The BMW-powered Land Rover Defender lookalike is ready to hit the dirt.
The Ineos Grenadier is a car born out of a sheer passion for the Land Rover Defender, and just because Land Rover has let go of the old shape, it doesn't mean the shape should be lost to time. The automotive division of the Ineos chemical company has taken it upon itself to revive this iconic look while adding a large number of modern tech advancements that bring the Ineos Grenadier up to 21st century standards. Now in a video released by Ineos Automotive, we get a sneak peek into the engine and transmission choices for this big brute.
Early Grenadier prototypes called 2A are being used to specially calibrate gasoline and diesel variants of the much-loved BMW 3.0-liter straight six engine. Head of engine tuning George Fukes says of the Grenadier's powerplant: "We know we can count on these BMW engines to meet emission standards, and we know we can adapt these engines to be successfully used in the Grenadier project. The most important thing is to have a high amount of torque at low engine revs. It has taken two to three years of calibration tests to get these engines where they are right now."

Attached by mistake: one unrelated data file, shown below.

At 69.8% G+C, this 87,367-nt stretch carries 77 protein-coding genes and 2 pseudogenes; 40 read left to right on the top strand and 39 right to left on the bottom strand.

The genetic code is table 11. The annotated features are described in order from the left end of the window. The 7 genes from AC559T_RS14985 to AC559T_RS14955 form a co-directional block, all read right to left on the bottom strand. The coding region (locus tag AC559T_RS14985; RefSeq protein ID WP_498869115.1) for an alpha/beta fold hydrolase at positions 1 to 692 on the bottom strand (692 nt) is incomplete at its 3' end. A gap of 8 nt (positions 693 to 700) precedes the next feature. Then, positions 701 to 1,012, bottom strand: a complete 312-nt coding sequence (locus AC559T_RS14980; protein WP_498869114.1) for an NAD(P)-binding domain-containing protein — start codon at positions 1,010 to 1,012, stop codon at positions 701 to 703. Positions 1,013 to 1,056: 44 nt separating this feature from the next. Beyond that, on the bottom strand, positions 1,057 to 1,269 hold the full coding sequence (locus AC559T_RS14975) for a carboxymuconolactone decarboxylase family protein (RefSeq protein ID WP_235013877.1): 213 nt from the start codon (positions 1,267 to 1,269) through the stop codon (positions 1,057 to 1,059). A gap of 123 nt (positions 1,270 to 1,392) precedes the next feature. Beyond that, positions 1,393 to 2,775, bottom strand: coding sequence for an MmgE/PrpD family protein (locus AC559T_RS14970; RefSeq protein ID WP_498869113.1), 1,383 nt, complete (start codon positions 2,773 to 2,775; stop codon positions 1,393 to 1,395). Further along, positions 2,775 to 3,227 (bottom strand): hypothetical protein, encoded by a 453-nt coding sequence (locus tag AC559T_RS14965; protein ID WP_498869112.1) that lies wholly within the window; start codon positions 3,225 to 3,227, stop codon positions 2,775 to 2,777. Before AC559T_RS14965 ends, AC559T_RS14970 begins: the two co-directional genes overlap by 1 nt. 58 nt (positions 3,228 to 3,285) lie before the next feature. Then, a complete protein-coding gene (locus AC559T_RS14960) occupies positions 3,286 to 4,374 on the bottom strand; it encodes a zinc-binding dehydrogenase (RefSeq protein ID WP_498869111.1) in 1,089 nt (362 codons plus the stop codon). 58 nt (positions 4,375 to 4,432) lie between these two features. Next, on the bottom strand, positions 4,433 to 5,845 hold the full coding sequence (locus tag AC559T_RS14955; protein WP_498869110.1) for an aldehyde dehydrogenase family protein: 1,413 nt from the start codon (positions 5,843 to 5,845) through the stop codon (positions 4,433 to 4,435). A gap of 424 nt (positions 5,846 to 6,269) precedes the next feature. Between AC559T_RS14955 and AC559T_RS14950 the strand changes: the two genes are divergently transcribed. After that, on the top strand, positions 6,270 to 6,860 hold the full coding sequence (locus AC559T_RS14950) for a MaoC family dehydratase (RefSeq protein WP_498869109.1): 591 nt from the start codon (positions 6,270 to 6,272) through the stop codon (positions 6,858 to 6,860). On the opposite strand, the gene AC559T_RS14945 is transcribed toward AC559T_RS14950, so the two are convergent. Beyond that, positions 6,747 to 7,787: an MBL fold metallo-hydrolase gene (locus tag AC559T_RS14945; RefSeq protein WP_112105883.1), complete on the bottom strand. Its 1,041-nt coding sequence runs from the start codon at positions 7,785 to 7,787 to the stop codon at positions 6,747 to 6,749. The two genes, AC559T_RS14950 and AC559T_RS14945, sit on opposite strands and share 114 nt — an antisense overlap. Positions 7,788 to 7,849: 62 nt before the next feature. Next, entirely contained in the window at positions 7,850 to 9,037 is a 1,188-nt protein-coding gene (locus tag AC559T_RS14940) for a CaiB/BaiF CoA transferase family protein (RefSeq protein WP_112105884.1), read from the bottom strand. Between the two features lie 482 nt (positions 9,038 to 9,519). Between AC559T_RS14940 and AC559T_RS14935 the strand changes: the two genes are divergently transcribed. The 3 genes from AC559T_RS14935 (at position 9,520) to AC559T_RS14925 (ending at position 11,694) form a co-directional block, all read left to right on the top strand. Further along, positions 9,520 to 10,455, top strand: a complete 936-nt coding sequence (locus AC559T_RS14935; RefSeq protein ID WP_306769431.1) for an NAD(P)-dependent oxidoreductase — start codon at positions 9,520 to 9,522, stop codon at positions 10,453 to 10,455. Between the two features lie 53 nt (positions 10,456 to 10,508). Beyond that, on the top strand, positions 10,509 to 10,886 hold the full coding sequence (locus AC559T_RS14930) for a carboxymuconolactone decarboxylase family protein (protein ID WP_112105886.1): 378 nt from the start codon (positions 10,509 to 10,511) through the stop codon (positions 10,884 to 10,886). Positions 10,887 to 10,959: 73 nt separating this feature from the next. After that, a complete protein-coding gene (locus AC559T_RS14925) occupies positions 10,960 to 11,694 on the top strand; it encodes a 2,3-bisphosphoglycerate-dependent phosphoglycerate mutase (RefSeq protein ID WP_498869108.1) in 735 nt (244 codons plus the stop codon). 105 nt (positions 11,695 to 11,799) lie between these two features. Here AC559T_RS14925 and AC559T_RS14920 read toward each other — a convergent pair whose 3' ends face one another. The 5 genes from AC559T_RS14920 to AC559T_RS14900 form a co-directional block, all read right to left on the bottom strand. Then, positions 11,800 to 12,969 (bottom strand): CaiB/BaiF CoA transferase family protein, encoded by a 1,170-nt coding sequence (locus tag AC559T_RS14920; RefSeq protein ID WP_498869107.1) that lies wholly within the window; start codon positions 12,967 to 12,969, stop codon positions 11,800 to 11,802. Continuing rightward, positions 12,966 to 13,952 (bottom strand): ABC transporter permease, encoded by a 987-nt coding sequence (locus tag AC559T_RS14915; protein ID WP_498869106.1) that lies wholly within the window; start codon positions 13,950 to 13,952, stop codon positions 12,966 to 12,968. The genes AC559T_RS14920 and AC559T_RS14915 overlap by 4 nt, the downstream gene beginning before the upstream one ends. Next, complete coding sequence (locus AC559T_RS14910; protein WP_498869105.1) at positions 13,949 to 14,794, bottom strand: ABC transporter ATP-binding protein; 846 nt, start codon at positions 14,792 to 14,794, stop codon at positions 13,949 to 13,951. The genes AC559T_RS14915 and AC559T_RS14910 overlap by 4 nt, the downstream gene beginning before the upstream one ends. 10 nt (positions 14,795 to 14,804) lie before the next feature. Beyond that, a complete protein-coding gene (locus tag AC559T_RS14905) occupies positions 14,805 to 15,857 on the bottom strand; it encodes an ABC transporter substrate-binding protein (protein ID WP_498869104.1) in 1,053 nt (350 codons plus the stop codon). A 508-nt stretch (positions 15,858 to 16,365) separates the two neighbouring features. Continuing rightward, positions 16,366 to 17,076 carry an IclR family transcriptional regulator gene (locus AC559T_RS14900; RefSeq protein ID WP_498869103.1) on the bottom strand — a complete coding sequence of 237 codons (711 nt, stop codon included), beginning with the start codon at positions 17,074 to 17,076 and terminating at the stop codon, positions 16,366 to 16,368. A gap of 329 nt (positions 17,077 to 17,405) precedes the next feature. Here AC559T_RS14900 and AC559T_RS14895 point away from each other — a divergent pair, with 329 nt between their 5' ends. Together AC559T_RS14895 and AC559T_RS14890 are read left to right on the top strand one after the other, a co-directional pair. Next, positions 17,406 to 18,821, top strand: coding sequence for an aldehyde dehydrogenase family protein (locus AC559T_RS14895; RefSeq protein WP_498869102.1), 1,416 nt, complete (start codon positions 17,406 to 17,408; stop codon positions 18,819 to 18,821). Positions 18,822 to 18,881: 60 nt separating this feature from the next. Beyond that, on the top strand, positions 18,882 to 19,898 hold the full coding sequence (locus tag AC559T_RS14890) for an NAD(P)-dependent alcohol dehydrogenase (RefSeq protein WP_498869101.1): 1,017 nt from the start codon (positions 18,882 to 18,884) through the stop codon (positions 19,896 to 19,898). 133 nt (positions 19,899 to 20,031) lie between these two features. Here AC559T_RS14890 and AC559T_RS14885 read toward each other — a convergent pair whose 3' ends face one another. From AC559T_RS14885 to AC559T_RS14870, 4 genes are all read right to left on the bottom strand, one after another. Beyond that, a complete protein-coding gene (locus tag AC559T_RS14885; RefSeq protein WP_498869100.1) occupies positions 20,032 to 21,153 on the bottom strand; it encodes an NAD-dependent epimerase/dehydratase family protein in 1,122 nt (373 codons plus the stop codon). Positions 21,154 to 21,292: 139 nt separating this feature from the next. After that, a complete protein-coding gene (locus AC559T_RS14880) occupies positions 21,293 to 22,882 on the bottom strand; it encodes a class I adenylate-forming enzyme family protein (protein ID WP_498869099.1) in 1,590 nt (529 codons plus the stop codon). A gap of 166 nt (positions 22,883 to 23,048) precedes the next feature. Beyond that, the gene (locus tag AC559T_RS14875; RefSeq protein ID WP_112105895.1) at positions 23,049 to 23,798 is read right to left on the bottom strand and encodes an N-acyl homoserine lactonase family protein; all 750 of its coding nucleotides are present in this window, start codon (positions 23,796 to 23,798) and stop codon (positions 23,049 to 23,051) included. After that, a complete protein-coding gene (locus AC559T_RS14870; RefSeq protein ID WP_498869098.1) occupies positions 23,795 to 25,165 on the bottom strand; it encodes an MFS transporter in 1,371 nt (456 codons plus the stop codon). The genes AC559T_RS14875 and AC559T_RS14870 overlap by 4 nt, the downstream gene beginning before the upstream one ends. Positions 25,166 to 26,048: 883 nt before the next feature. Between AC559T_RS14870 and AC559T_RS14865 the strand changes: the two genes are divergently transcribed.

The team at Ineos has driven the Grenadier over 1.8 million kilometers (1,118,468 miles) for testing purposes.
The transmission that does duty in the Grenadier will unfortunately not be a manual as Job Zwollo, engineer project manager at Ineos Automotive explains. "Auto transmissions offer the full suite of functionality for both experienced and inexperienced drivers."
The transmissions in use are ZF8 HPs, which are eight-speed boxes with electronically controlled torque converters. These transmissions are considered best in class by many journalists and owners alike. They have a manual mode and are connected to a custom-designed transfer case that is permanently stuck in AWD mode and features manually selectable low and high range gearing.
Ineos will be building 100 full vehicle prototypes for further testing before releasing them into the wild.